A Collection of Life Saving Awards formed by Dr Paul Démogé

Date of Auction: 6th December 2017

Sold for £650

Estimate: £300 - £400

Board of Trade Medal for Gallantry in Saving Life at Sea, V.R., large, silver (George Sandwell Wreck of the “Druide” on the 19th November 1893.) edge bruise and minor edge nicks, good very fine £300-400


George Sandwell, a beachman from Margate, was one of six men who was awarded the Board of Trade’s silver medal for gallantry for rescuing the crew of the brigantine Druide (138 tons), of Cardiff, during a heavy gale on 19 November 1893.

‘On 19 October 1893 the coast of Kent was being battered by a gale from the N.N.E. In the heavy seas, the brigantine Druide of Cardiff, sailing from Cherbourg, became stranded off Margate. The regular coxswain of the R.N.L.I. lifeboat Quiver, John Fox, was ill, and the Second Coxswain, E. Emptage refused to go out on to the raging seas. The Hon. Secretary of the R.N.L.I. then placed the Quiver in charge of Bowman J. Knight, with lifeboatman H. Jones as crew. They put out into the bay but were repeatedly beaten back by the frightful seas and returned to the harbour. Another attempt was made but the boat became waterlogged and had to return again to the pierhead. It was then discovered, on inspection of the boat, that the Second Coxswain had allowed her to go to sea without having secured the deck plates. She was pumped dry, the valves shut and plates secured, and a third attempt made to reach the stricken Druide but she was unable to get away and in great difficulty anchored near the Nayland Rock. (Subsequently the District Inspector held an inquiry into the case and it was found that but for the gross neglect on the part of the Second Coxswain (E. Emptage), the Quiver would have been able to reach the Druide. Emptage was immediately suspended and later resigned his position). The Druide dragging on her anchors narrowly missed striking the jetty but grounded on the rocks opposite Fort Point. The Ramsgate lifeboat under tow from a steam tug now came on to the scene but was unable to approach the Druide as she was so close to land and so returned to Ramsgate. At about 10.30, Albert Emptage, master of the Moss Rose, one of Margate’s pleasure yachts, gathered some of the boatman about him and asked for volunteers to man the skiff from the Moss Rose and effect the rescue of the crew of the Druide. Five men quickly volunteered - Edward Whitehead, George Sandwell, John Cox, John Taylor and Arthur Twyman. The yacht’s skiff, a seaworthy 22 foot boat, was launched from the jetty amidst cheers from the hundreds of onlookers. Battling against wind, tide and surf, the boat slowly but surely made its way to the Druide. Receiving a line from the ship, they were able to haul themselves sufficiently close for the crew of five from the Druide to drop into the skiff. The skiff, bearing both rescuers and rescued then returned safely to shore to the cheers of the crowd.’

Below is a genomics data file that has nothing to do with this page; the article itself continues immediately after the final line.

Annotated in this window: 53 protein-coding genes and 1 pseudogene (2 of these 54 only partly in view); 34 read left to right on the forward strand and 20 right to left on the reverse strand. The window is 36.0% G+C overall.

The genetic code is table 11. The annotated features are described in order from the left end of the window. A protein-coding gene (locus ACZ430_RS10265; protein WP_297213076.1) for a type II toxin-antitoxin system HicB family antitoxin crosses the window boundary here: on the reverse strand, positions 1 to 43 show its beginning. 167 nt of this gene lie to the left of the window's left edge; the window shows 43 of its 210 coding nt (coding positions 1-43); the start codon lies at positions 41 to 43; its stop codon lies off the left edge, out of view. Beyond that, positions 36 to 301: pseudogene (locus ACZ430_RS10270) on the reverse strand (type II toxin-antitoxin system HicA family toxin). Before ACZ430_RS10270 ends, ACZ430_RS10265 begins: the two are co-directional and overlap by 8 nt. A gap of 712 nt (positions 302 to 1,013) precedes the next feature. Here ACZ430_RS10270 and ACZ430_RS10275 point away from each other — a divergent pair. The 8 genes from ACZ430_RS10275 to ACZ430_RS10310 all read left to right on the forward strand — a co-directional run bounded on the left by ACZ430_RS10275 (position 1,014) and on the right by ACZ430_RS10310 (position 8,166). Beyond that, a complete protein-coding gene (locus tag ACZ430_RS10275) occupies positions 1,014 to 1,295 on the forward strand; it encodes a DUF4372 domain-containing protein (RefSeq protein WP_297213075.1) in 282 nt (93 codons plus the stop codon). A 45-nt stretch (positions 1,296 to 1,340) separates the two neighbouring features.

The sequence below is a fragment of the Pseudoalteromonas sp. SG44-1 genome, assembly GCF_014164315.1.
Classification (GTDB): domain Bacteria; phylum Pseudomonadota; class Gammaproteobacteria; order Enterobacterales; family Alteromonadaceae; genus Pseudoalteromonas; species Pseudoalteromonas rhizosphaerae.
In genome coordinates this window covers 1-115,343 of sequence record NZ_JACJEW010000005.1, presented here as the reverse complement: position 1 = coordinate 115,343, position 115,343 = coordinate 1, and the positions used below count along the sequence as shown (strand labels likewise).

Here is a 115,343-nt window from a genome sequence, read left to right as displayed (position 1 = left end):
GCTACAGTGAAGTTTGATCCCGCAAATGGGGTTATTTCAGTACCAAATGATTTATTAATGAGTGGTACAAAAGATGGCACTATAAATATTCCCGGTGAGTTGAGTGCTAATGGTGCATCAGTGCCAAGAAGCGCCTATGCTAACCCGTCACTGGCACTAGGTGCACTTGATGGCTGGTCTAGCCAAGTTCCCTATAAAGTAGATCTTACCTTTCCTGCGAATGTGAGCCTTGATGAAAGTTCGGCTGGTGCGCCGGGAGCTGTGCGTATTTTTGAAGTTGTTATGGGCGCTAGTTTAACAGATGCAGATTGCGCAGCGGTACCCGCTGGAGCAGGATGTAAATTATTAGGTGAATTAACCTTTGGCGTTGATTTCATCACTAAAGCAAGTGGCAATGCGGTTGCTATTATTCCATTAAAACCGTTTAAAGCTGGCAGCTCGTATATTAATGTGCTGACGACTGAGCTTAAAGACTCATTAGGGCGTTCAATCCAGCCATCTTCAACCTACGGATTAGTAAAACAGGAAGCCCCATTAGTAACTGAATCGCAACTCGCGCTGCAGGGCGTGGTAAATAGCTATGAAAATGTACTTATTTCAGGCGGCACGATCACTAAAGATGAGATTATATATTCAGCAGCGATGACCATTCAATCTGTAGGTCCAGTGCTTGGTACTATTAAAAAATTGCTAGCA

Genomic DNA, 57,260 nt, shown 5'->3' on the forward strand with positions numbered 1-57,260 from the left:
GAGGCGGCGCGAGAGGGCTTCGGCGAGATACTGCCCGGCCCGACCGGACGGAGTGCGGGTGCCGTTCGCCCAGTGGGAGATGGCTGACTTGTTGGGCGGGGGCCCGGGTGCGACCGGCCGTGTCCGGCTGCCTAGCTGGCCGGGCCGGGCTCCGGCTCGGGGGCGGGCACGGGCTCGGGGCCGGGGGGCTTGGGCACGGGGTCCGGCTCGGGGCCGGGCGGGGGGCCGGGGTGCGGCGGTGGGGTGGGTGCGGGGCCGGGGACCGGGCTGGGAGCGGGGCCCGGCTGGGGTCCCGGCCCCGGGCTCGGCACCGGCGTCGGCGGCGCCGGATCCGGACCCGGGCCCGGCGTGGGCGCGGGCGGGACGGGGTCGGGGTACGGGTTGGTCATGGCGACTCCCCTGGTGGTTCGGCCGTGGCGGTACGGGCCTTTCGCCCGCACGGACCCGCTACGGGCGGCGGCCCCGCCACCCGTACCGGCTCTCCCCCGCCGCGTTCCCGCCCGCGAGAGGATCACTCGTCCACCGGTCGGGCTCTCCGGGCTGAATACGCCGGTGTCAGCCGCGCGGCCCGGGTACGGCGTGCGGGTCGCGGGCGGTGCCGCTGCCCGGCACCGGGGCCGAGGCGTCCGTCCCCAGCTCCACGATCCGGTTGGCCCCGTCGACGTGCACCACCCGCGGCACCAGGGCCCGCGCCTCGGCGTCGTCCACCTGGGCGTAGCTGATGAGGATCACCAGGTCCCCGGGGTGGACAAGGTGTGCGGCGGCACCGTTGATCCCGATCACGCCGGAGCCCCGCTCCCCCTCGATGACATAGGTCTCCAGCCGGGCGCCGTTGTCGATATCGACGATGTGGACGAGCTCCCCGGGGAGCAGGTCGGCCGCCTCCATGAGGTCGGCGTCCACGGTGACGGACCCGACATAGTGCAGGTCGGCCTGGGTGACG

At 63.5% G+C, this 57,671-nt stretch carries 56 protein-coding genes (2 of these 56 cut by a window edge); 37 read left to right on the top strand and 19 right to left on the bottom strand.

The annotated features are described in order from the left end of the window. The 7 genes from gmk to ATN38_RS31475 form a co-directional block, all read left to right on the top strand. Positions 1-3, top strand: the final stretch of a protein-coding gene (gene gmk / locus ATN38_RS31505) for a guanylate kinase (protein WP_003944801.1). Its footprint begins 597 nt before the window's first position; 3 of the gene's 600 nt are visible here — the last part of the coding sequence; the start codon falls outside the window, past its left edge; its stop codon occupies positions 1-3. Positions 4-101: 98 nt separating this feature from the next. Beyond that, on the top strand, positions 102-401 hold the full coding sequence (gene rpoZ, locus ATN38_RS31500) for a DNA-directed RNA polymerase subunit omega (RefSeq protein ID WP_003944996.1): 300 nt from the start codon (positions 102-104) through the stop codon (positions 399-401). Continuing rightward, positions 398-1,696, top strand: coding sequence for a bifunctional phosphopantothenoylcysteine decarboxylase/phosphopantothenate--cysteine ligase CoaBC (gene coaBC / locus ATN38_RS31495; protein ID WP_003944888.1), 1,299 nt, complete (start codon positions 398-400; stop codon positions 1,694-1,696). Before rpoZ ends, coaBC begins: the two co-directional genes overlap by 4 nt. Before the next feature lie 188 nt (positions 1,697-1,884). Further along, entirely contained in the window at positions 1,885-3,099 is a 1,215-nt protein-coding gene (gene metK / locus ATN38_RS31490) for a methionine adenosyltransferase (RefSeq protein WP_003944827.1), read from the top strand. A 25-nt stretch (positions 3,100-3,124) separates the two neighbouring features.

Sandwell was presented with his medal on 13 February 1894.